J. C. Leyendecker is finally emerging from his successor’s shadow.
Before Norman Rockwell there was Joseph Christian (J. C.) Leyendecker. From 1899 to 1943, Leyendecker created cover illustrations for 322 issues of the Saturday Evening Post—the same number of Post covers that Rockwell illustrated from 1916 to 1963. Rockwell grew up idolizing Leyendecker, whose work in the Post, other magazines, advertisements, postcards, posters, and books made him the most published popular artist of his era.
By the time of his death in 1978, Rockwell had achieved enduring fame, and his work was represented by galleries and exhibited in museums. Today, a Rockwell original illustration can command tens of millions of dollars. Leyendecker, whose influence on Rockwell’s work is unmistakable, died in 1951 at age 77, in virtual obscurity. When his longtime partner, Charles Beach, held an estate sale to disperse his archive of original illustrations, Leyendecker’s Saturday Evening Post covers sold for as little as $75 and studies could be had for a few dollars.
Lately, however, Leyendecker and his work are receiving their due. In November, Christie’s auctioned a 1918 Leyendecker Post cover of Santa Claus dressed as a World War I soldier for $209,000. And on May 2, Heritage Auctions will offer a 1928 Post cover that Leyendecker created for the tercentennial of the “First Thanksgiving” that depicts a pilgrim glowering at a football player. “It’s exquisitely well painted. The football player on the right is a classically beautiful American male that you see from Leyendecker,” says Ed Jaster, a senior vice president at Heritage. “There’s a bit of mirth in the painting.” The presale estimate is $100,000 to $150,000, but Jaster thinks it could sell for more than $200,000.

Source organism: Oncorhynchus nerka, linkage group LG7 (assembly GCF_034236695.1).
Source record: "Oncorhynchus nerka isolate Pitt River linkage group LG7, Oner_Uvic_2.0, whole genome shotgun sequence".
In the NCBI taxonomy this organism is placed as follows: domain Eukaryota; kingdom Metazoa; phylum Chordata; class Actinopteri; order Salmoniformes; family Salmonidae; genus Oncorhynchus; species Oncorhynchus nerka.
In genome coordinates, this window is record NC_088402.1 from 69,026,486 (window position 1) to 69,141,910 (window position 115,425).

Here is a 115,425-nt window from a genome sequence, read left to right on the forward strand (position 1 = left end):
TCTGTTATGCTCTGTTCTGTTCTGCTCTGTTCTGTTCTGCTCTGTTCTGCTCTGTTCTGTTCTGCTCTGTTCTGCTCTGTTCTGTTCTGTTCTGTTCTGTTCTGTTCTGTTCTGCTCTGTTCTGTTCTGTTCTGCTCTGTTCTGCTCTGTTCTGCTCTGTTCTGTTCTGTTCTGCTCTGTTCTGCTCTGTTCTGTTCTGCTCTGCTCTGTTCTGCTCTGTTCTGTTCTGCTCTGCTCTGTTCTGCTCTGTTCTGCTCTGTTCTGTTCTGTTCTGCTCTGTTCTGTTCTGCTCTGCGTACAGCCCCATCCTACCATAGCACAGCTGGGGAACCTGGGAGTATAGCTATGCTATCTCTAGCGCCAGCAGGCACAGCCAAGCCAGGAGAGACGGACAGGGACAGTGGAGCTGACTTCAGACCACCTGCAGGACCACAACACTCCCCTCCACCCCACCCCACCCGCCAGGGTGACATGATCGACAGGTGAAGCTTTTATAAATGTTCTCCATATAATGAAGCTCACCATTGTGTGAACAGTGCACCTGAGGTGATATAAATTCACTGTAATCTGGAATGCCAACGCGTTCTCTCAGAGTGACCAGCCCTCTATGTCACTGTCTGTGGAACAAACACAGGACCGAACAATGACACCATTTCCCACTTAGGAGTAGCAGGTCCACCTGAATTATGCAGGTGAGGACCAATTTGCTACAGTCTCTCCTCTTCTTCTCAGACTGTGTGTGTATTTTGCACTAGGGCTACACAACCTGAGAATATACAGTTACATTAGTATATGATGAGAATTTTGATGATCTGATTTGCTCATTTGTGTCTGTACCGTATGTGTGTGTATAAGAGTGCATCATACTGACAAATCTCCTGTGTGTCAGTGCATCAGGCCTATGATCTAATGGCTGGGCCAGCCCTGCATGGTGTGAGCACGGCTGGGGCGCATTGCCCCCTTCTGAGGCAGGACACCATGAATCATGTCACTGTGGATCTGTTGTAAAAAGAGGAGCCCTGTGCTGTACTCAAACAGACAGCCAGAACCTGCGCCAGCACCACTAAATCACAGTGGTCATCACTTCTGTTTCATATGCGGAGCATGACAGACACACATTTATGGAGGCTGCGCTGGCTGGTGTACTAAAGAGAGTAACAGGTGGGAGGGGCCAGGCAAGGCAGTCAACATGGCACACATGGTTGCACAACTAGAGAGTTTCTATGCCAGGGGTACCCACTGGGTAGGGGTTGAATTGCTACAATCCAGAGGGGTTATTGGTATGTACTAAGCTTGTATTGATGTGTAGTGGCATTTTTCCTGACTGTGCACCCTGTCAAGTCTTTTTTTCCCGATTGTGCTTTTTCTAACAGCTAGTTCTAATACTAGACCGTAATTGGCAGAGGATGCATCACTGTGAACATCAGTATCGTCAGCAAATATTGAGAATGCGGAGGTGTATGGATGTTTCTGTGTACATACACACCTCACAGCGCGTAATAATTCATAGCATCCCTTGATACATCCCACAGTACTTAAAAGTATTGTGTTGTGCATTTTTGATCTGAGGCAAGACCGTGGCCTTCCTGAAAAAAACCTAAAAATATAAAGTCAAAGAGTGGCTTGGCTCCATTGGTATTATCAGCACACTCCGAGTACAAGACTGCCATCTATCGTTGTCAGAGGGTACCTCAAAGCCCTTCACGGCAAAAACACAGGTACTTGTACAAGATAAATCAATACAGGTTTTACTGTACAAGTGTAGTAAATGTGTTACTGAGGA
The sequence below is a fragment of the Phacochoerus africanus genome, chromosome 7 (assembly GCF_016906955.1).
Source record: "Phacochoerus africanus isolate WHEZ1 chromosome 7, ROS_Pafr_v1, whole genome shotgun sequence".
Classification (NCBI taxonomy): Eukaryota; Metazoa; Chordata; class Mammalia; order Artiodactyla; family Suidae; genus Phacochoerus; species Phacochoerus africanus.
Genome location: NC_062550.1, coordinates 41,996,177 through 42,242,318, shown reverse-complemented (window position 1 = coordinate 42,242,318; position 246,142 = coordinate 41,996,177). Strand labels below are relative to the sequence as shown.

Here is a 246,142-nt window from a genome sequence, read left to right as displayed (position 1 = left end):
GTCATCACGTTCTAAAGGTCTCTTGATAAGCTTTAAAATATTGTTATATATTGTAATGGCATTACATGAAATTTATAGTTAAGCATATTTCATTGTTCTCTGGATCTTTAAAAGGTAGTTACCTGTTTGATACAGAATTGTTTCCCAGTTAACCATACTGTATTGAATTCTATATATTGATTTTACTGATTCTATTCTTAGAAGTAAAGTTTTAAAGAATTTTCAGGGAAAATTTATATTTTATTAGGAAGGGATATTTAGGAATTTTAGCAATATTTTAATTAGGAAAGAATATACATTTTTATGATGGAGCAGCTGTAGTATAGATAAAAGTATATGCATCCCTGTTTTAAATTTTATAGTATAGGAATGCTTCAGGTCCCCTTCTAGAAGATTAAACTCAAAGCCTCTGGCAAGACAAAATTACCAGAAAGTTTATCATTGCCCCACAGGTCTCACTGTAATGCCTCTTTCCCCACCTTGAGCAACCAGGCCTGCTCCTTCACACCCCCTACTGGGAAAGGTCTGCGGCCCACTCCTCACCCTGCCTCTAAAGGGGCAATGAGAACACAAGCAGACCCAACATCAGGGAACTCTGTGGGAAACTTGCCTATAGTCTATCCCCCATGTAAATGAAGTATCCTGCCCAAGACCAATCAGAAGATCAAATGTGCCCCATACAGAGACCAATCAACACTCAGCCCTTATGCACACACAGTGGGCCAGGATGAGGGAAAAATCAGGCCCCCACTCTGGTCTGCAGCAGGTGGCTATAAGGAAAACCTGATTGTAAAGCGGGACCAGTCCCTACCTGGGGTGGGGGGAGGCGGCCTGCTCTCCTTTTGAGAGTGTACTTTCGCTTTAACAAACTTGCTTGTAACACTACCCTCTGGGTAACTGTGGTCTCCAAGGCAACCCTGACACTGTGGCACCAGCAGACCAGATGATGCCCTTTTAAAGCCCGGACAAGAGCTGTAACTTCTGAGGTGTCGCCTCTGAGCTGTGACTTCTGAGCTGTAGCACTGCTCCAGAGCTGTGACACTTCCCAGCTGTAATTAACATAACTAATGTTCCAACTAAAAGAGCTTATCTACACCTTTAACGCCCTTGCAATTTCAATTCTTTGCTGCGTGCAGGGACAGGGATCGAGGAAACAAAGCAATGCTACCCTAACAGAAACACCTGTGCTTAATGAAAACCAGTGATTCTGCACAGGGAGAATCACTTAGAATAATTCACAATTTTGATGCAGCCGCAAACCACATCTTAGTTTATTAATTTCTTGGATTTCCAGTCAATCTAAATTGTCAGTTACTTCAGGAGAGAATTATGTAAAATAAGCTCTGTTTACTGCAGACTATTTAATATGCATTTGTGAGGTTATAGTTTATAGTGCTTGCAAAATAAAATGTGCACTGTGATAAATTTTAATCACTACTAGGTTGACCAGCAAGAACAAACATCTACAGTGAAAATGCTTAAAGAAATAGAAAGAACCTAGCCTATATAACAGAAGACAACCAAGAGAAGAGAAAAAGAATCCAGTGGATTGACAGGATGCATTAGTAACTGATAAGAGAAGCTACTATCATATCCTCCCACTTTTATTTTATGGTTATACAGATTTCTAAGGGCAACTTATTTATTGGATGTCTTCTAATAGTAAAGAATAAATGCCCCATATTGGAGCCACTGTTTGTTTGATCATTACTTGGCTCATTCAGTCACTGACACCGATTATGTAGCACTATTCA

In addition to the Post covers, Leyendecker also illustrated advertisements for a number of menswear brands. His most popular creation was the Arrow Man (for Arrow Collars and Shirts), a Gatsbyesque paragon of style.
Leyendecker’s prolific work for menswear companies may have contributed to his falling out of fashion. “His style and association with high living, which made him the most important illustrator of his day, died away in the years of the Great Depression and World War II,” says Christine von der Linn of Swann Auction Galleries in New York.
He also toiled decades before his type of work was respected as an art form. “People were not collecting commercial artwork,” says Judy Goffman Cutler, the director of the American Illustrators Gallery in New York. “It wasn’t looked at as painting. It was seen as having served a purpose and was no longer valuable.”
But now Rockwell, the teenage fan who came to overshadow him, is helping to restore Leyendecker’s prominence while also elevating the overall perception of U.S. illustration art. “Rockwell’s bringing $46 million got a lot of people’s attention,” says Jaster, referring to the sum paid at a Sotheby’s auction in 2013 for Rockwell’s 1951 Post cover Saying Grace. “Other major auction companies are starting to include more and more illustrations in their American-paintings sales. Prices are high for all the top illustrators. More people are discovering illustration art and loving it. It’s a coming of age.”